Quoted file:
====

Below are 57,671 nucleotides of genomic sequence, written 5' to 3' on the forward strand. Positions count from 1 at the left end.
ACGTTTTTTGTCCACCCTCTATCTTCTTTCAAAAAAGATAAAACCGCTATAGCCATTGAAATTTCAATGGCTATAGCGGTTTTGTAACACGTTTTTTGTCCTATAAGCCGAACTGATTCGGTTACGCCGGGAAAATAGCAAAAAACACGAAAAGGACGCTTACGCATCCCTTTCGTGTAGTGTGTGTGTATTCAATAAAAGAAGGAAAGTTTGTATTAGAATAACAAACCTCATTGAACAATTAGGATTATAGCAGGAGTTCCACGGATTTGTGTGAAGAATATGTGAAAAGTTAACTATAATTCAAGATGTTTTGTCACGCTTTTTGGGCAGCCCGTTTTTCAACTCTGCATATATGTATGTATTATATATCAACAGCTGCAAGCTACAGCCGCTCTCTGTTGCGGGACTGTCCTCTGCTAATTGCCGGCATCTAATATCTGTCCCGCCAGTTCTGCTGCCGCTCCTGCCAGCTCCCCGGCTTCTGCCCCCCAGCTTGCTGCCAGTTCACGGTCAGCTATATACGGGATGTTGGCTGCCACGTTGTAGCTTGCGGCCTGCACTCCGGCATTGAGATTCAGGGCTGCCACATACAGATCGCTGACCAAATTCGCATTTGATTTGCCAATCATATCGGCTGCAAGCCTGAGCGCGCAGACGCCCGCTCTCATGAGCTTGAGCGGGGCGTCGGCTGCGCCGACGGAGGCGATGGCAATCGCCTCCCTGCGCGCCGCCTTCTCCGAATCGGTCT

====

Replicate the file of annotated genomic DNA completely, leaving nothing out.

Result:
Below are 57,671 nucleotides of genomic sequence, written 5' to 3' on the forward strand. Positions count from 1 at the left end.
ACGTTTTTTGTCCACCCTCTATCTTCTTTCAAAAAAGATAAAACCGCTATAGCCATTGAAATTTCAATGGCTATAGCGGTTTTGTAACACGTTTTTTGTCCTATAAGCCGAACTGATTCGGTTACGCCGGGAAAATAGCAAAAAACACGAAAAGGACGCTTACGCATCCCTTTCGTGTAGTGTGTGTGTATTCAATAAAAGAAGGAAAGTTTGTATTAGAATAACAAACCTCATTGAACAATTAGGATTATAGCAGGAGTTCCACGGATTTGTGTGAAGAATATGTGAAAAGTTAACTATAATTCAAGATGTTTTGTCACGCTTTTTGGGCAGCCCGTTTTTCAACTCTGCATATATGTATGTATTATATATCAACAGCTGCAAGCTACAGCCGCTCTCTGTTGCGGGACTGTCCTCTGCTAATTGCCGGCATCTAATATCTGTCCCGCCAGTTCTGCTGCCGCTCCTGCCAGCTCCCCGGCTTCTGCCCCCCAGCTTGCTGCCAGTTCACGGTCAGCTATATACGGGATGTTGGCTGCCACGTTGTAGCTTGCGGCCTGCACTCCGGCATTGAGATTCAGGGCTGCCACATACAGATCGCTGACCAAATTCGCATTTGATTTGCCAATCATATCGGCTGCAAGCCTGAGCGCGCAGACGCCCGCTCTCATGAGCTTGAGCGGGGCGTCGGCTGCGCCGACGGAGGCGATGGCAATCGCCTCCCTGCGCGCCGCCTTCTCCGAATCGGTCT